We feasted that evening as on nectar and ambrosia; and not the least delight of the entertainment was the smile of gratification with which our hostess regarded us, as we satisfied our famished appetites on the delicate fare she liberally supplied.

– Charlotte Bronte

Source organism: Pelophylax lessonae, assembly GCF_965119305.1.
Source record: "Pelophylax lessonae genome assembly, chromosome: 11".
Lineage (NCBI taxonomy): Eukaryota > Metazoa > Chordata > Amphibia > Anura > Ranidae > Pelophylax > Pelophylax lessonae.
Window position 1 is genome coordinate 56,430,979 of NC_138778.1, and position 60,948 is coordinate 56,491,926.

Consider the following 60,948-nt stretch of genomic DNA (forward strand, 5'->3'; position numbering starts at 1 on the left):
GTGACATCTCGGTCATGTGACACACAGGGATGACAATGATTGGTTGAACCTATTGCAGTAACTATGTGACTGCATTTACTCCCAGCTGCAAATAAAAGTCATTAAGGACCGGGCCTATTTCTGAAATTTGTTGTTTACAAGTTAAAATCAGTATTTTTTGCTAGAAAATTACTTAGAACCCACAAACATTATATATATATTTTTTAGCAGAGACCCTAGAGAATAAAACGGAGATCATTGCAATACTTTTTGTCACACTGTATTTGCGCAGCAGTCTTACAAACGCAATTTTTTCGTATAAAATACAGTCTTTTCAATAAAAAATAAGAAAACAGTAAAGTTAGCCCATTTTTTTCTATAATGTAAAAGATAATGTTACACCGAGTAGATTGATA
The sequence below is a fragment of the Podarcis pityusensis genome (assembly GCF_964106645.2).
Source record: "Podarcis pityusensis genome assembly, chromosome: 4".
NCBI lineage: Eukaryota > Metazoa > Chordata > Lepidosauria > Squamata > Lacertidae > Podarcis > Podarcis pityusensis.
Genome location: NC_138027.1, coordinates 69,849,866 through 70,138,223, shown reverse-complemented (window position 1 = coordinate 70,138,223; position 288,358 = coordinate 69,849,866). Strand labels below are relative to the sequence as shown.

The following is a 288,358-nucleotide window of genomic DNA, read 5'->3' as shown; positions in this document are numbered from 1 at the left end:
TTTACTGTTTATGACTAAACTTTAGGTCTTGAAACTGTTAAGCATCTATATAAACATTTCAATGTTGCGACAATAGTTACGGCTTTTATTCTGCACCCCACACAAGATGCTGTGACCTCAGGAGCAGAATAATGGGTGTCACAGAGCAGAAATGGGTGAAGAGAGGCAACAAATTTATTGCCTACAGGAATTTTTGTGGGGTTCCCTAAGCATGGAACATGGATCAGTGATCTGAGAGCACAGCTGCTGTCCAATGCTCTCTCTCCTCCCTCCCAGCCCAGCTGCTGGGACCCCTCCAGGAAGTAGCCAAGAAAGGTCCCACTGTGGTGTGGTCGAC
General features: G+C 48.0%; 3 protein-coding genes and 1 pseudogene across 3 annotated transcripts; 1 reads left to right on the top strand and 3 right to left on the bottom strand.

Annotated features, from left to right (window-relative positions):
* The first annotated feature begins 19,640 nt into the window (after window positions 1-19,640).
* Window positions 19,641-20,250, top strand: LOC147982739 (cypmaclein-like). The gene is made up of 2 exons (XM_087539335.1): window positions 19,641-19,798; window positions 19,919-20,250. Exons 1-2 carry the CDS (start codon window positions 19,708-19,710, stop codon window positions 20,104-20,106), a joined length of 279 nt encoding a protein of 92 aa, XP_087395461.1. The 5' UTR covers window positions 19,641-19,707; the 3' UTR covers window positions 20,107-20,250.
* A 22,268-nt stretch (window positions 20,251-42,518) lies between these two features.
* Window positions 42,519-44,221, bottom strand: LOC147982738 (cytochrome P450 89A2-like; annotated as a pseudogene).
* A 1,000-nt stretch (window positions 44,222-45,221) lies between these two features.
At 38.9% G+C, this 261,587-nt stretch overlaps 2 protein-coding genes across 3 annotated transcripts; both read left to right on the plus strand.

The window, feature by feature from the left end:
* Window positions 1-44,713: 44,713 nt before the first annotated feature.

Jane Eyre, Chapter 8. Miss Temple invites Jane and Helen to her room and treats them to slices of seed-cake and tea, bringing Jane much comfort after her public humiliation by Brocklehurst. The importance of the new bond of friendship and affection between the head teacher and her two young students is underlined by metaphors comparing the fare they feast on to ambrosia and nectar, the food and drink of the Greek gods. Orphan Jane has discovered a new and loving surrogate family at Lowood.